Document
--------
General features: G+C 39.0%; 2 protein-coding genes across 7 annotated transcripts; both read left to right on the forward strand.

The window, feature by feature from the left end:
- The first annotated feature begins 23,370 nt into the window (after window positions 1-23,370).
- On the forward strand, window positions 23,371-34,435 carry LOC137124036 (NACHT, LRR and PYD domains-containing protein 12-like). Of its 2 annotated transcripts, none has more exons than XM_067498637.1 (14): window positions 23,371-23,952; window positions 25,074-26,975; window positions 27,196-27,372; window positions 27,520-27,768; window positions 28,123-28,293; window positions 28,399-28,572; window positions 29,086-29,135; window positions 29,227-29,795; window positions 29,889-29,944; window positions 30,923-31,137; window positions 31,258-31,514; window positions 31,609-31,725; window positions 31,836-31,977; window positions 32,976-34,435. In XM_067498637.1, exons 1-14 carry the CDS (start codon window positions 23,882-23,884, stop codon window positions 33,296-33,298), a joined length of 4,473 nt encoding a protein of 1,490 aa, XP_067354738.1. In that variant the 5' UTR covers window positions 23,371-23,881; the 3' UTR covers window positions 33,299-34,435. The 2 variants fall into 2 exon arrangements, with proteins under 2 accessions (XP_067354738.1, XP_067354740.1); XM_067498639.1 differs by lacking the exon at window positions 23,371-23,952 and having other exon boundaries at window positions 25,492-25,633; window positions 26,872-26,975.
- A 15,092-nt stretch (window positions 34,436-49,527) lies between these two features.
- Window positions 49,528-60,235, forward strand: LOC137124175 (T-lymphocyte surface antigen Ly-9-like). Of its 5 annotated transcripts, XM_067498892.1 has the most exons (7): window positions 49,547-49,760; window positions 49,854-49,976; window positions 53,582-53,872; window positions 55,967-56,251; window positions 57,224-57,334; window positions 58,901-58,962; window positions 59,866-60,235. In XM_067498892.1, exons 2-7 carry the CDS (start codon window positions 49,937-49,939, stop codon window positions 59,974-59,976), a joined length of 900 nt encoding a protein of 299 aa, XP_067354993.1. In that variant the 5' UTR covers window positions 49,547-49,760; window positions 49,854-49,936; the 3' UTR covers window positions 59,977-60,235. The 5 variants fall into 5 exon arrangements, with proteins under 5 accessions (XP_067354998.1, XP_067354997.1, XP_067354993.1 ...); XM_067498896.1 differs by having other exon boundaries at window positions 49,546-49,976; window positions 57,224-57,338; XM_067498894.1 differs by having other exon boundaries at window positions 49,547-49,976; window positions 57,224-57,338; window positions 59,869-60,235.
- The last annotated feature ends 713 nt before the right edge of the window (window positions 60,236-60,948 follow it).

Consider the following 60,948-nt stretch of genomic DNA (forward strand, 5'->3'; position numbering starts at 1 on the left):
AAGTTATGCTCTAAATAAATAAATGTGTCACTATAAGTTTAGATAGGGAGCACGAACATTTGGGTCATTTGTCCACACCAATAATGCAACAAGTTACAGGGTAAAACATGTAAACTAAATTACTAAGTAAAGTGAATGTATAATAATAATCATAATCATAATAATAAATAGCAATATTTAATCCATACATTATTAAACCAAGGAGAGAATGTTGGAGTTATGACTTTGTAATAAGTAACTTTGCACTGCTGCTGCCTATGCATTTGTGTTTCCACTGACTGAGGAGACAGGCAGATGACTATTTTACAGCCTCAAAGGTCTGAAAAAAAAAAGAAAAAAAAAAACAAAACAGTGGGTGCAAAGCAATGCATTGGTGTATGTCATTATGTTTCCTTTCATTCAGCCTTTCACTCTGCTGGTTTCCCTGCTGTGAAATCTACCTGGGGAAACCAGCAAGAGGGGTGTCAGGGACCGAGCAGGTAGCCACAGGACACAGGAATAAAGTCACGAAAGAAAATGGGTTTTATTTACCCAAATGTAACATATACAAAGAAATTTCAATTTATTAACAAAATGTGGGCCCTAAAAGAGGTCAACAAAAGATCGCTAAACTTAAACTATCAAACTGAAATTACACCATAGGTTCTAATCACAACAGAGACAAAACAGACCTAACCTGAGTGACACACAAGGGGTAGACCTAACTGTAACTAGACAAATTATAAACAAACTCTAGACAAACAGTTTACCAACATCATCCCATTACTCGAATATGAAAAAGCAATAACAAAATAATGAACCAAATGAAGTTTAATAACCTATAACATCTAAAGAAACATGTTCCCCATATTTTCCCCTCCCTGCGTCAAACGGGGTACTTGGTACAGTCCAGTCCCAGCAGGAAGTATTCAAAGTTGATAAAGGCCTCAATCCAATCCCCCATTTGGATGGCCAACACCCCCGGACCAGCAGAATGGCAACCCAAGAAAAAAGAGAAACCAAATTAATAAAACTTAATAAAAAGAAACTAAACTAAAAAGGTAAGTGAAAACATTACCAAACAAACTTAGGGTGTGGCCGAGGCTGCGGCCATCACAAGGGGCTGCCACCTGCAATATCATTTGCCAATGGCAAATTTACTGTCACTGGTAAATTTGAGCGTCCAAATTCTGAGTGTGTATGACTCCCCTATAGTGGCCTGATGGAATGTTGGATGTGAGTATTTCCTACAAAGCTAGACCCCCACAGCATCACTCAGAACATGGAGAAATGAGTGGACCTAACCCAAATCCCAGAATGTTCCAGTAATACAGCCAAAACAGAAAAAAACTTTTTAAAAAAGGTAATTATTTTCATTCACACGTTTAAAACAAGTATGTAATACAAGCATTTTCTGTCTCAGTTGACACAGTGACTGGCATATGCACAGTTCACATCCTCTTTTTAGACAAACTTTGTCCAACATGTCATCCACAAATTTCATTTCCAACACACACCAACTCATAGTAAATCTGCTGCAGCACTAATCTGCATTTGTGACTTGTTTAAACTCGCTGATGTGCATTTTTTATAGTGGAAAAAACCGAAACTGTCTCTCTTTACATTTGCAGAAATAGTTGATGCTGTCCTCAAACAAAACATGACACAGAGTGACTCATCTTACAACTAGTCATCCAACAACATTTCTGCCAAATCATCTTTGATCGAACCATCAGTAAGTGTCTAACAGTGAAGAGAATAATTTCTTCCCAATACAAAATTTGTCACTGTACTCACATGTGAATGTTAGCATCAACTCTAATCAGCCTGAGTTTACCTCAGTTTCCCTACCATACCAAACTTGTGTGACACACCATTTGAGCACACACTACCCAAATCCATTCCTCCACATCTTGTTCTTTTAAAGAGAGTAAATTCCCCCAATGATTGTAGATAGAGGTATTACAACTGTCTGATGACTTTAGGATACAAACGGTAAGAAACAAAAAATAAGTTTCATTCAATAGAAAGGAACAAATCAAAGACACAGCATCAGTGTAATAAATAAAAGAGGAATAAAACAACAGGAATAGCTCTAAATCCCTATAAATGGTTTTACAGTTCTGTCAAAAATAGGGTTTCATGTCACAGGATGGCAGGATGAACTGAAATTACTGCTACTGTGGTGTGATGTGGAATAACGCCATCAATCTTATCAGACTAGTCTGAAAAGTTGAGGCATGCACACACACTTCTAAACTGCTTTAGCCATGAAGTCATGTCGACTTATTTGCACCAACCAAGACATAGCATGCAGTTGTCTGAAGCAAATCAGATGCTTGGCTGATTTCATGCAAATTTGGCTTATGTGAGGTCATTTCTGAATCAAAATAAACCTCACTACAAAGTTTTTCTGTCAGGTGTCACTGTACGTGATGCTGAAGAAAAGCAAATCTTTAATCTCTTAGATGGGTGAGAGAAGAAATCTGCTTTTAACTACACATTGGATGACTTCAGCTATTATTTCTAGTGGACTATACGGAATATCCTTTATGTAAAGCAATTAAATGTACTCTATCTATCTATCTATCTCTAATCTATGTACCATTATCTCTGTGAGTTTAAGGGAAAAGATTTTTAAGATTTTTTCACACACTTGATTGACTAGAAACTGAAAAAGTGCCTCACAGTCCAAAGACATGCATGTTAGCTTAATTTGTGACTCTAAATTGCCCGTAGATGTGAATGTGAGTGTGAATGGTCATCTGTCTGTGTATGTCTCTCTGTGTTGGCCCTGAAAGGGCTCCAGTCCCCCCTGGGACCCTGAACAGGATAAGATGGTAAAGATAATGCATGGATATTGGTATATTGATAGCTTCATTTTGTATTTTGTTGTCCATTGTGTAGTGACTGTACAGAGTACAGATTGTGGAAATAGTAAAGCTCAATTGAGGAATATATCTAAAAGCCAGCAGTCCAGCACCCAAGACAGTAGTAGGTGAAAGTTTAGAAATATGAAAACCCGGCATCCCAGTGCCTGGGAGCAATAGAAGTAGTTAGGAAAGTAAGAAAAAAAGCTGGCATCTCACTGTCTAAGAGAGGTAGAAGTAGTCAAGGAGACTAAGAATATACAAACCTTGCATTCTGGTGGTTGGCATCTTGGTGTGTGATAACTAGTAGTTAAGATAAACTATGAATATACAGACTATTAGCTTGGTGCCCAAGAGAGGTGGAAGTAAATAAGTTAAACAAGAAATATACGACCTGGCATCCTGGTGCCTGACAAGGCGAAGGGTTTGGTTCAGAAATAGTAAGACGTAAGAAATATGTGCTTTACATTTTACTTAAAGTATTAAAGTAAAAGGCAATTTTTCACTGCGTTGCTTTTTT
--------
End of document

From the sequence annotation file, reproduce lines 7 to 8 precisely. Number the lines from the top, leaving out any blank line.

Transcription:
- The last annotated feature ends 713 nt before the right edge of the window (window positions 60,236-60,948 follow it).

Consider the following 60,948-nt stretch of genomic DNA (forward strand, 5'->3'; position numbering starts at 1 on the left):